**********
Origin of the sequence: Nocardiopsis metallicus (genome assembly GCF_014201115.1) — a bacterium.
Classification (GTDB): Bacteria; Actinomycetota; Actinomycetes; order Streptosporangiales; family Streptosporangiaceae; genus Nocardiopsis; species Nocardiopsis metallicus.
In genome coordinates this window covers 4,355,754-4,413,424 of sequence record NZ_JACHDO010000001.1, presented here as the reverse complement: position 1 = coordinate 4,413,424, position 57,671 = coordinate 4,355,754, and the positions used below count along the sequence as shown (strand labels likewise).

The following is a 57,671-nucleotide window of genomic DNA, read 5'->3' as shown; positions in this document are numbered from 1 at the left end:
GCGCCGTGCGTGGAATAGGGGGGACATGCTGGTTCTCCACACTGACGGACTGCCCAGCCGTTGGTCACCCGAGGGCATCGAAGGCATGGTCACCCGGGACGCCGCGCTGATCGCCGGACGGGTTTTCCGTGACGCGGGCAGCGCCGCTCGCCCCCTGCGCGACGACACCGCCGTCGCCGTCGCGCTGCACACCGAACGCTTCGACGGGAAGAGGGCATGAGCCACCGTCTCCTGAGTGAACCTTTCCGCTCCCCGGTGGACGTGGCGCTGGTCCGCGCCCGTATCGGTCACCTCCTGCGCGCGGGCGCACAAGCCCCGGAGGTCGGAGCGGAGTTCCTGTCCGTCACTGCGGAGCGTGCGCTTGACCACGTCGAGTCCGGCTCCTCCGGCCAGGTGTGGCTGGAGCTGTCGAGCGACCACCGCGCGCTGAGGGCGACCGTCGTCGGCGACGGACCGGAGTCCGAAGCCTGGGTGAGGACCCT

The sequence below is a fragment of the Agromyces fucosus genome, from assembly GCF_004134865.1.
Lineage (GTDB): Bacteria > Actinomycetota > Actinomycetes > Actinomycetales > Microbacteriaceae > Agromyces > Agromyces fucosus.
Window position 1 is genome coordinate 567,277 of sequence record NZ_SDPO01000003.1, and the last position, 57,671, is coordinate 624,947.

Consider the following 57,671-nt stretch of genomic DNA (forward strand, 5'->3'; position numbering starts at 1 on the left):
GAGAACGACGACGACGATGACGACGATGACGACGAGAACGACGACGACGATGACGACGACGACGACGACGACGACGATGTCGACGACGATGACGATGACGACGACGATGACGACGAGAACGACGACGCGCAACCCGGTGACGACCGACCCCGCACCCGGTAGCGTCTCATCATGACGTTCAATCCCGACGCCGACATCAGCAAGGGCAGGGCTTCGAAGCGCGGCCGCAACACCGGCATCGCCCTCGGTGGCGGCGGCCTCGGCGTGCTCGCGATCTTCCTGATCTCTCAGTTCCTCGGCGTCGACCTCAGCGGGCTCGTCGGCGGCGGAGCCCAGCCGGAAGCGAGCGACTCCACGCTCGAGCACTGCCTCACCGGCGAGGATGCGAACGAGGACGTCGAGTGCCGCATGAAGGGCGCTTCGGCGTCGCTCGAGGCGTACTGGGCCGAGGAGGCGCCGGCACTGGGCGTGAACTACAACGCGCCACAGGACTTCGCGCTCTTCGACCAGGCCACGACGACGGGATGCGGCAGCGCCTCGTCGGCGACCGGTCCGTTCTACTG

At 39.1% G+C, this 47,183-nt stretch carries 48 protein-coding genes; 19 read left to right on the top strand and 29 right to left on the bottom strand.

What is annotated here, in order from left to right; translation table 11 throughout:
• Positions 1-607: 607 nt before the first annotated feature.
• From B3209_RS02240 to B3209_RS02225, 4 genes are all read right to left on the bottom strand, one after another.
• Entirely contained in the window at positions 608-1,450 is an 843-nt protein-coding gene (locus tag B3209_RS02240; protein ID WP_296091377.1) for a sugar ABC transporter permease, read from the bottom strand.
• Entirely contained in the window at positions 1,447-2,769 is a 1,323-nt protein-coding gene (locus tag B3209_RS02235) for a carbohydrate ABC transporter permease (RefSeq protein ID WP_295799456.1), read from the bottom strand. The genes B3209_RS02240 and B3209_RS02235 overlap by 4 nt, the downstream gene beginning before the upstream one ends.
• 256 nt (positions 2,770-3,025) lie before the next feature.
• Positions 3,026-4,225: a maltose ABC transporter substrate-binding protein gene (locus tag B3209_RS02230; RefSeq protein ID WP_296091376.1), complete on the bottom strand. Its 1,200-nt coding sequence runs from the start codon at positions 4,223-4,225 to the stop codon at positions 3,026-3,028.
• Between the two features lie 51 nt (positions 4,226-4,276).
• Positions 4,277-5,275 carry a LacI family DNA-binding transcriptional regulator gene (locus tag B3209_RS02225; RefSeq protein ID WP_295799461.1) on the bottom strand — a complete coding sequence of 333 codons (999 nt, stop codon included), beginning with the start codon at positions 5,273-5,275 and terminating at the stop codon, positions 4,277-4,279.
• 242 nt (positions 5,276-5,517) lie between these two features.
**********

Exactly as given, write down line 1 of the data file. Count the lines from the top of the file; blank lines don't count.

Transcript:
Origin of the sequence: Nocardiopsis metallicus (genome assembly GCF_014201115.1) — a bacterium.